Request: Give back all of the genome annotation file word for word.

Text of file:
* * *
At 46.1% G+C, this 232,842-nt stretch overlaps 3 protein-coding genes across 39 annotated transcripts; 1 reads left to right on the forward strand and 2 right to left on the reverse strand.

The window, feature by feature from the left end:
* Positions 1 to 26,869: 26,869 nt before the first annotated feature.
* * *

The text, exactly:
At 46.1% G+C, this 232,842-nt stretch overlaps 3 protein-coding genes across 39 annotated transcripts; 1 reads left to right on the forward strand and 2 right to left on the reverse strand.

The window, feature by feature from the left end:
* Positions 1 to 26,869: 26,869 nt before the first annotated feature.